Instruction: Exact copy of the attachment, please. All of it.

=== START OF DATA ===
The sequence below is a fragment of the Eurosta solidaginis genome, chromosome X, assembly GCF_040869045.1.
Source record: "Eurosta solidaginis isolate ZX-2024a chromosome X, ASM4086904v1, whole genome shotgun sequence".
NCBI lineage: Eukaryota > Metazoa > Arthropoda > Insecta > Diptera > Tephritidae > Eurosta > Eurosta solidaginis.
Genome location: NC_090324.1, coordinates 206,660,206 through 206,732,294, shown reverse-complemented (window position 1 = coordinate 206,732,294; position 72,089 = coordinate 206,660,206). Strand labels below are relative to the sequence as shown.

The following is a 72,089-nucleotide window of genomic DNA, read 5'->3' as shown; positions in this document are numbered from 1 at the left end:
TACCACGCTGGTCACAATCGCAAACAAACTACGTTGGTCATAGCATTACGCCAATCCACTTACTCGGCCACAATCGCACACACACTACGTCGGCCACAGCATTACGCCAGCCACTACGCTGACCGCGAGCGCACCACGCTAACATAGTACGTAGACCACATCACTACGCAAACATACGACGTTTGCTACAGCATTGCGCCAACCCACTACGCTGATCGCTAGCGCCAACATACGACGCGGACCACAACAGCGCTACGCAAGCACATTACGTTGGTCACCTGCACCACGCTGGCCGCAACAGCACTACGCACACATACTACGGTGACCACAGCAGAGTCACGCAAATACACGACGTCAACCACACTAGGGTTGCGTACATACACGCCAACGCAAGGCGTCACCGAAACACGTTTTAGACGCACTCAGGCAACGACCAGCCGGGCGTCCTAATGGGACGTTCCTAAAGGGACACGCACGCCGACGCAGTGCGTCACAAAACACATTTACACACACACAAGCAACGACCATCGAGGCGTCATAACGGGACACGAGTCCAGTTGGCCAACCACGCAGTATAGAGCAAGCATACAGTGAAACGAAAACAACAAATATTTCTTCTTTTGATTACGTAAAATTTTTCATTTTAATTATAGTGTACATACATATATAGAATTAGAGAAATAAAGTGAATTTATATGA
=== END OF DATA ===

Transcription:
The sequence below is a fragment of the Eurosta solidaginis genome, chromosome X, assembly GCF_040869045.1.
Source record: "Eurosta solidaginis isolate ZX-2024a chromosome X, ASM4086904v1, whole genome shotgun sequence".
NCBI lineage: Eukaryota > Metazoa > Arthropoda > Insecta > Diptera > Tephritidae > Eurosta > Eurosta solidaginis.
Genome location: NC_090324.1, coordinates 206,660,206 through 206,732,294, shown reverse-complemented (window position 1 = coordinate 206,732,294; position 72,089 = coordinate 206,660,206). Strand labels below are relative to the sequence as shown.

The following is a 72,089-nucleotide window of genomic DNA, read 5'->3' as shown; positions in this document are numbered from 1 at the left end:
TACCACGCTGGTCACAATCGCAAACAAACTACGTTGGTCATAGCATTACGCCAATCCACTTACTCGGCCACAATCGCACACACACTACGTCGGCCACAGCATTACGCCAGCCACTACGCTGACCGCGAGCGCACCACGCTAACATAGTACGTAGACCACATCACTACGCAAACATACGACGTTTGCTACAGCATTGCGCCAACCCACTACGCTGATCGCTAGCGCCAACATACGACGCGGACCACAACAGCGCTACGCAAGCACATTACGTTGGTCACCTGCACCACGCTGGCCGCAACAGCACTACGCACACATACTACGGTGACCACAGCAGAGTCACGCAAATACACGACGTCAACCACACTAGGGTTGCGTACATACACGCCAACGCAAGGCGTCACCGAAACACGTTTTAGACGCACTCAGGCAACGACCAGCCGGGCGTCCTAATGGGACGTTCCTAAAGGGACACGCACGCCGACGCAGTGCGTCACAAAACACATTTACACACACACAAGCAACGACCATCGAGGCGTCATAACGGGACACGAGTCCAGTTGGCCAACCACGCAGTATAGAGCAAGCATACAGTGAAACGAAAACAACAAATATTTCTTCTTTTGATTACGTAAAATTTTTCATTTTAATTATAGTGTACATACATATATAGAATTAGAGAAATAAAGTGAATTTATATGA